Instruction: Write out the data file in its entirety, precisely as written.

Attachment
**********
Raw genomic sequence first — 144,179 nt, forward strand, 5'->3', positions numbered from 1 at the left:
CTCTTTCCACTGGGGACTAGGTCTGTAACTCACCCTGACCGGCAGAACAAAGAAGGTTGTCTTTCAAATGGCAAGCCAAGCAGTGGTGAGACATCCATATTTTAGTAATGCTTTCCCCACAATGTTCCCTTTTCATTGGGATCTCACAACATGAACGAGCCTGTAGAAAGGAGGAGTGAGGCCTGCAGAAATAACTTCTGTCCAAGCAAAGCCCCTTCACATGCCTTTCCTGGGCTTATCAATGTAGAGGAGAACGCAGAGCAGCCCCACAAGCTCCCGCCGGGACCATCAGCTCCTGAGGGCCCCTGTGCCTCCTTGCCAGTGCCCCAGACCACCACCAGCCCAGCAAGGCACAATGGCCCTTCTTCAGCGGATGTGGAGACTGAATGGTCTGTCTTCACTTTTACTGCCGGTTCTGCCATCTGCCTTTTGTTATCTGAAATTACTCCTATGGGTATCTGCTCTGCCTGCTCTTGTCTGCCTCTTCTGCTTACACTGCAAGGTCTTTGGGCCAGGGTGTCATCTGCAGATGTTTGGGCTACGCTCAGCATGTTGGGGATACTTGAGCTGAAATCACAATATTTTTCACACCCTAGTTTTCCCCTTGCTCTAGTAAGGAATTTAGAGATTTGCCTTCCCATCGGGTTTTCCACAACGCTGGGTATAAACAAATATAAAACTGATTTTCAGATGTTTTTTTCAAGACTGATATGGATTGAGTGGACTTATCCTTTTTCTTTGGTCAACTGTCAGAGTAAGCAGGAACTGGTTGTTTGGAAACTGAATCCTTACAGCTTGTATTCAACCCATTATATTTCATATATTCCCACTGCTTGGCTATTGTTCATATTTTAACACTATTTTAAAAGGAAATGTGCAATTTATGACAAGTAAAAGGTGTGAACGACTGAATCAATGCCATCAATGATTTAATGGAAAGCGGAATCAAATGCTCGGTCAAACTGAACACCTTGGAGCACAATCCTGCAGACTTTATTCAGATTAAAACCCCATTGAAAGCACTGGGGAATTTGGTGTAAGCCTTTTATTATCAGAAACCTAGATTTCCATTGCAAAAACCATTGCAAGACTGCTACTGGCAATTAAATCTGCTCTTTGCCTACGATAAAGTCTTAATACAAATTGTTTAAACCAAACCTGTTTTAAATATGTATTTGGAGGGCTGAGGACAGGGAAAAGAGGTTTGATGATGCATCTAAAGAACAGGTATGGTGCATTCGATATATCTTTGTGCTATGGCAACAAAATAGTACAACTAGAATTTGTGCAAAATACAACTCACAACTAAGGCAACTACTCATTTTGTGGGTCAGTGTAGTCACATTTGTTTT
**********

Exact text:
Raw genomic sequence first — 144,179 nt, forward strand, 5'->3', positions numbered from 1 at the left:
CTCTTTCCACTGGGGACTAGGTCTGTAACTCACCCTGACCGGCAGAACAAAGAAGGTTGTCTTTCAAATGGCAAGCCAAGCAGTGGTGAGACATCCATATTTTAGTAATGCTTTCCCCACAATGTTCCCTTTTCATTGGGATCTCACAACATGAACGAGCCTGTAGAAAGGAGGAGTGAGGCCTGCAGAAATAACTTCTGTCCAAGCAAAGCCCCTTCACATGCCTTTCCTGGGCTTATCAATGTAGAGGAGAACGCAGAGCAGCCCCACAAGCTCCCGCCGGGACCATCAGCTCCTGAGGGCCCCTGTGCCTCCTTGCCAGTGCCCCAGACCACCACCAGCCCAGCAAGGCACAATGGCCCTTCTTCAGCGGATGTGGAGACTGAATGGTCTGTCTTCACTTTTACTGCCGGTTCTGCCATCTGCCTTTTGTTATCTGAAATTACTCCTATGGGTATCTGCTCTGCCTGCTCTTGTCTGCCTCTTCTGCTTACACTGCAAGGTCTTTGGGCCAGGGTGTCATCTGCAGATGTTTGGGCTACGCTCAGCATGTTGGGGATACTTGAGCTGAAATCACAATATTTTTCACACCCTAGTTTTCCCCTTGCTCTAGTAAGGAATTTAGAGATTTGCCTTCCCATCGGGTTTTCCACAACGCTGGGTATAAACAAATATAAAACTGATTTTCAGATGTTTTTTTCAAGACTGATATGGATTGAGTGGACTTATCCTTTTTCTTTGGTCAACTGTCAGAGTAAGCAGGAACTGGTTGTTTGGAAACTGAATCCTTACAGCTTGTATTCAACCCATTATATTTCATATATTCCCACTGCTTGGCTATTGTTCATATTTTAACACTATTTTAAAAGGAAATGTGCAATTTATGACAAGTAAAAGGTGTGAACGACTGAATCAATGCCATCAATGATTTAATGGAAAGCGGAATCAAATGCTCGGTCAAACTGAACACCTTGGAGCACAATCCTGCAGACTTTATTCAGATTAAAACCCCATTGAAAGCACTGGGGAATTTGGTGTAAGCCTTTTATTATCAGAAACCTAGATTTCCATTGCAAAAACCATTGCAAGACTGCTACTGGCAATTAAATCTGCTCTTTGCCTACGATAAAGTCTTAATACAAATTGTTTAAACCAAACCTGTTTTAAATATGTATTTGGAGGGCTGAGGACAGGGAAAAGAGGTTTGATGATGCATCTAAAGAACAGGTATGGTGCATTCGATATATCTTTGTGCTATGGCAACAAAATAGTACAACTAGAATTTGTGCAAAATACAACTCACAACTAAGGCAACTACTCATTTTGTGGGTCAGTGTAGTCACATTTGTTTT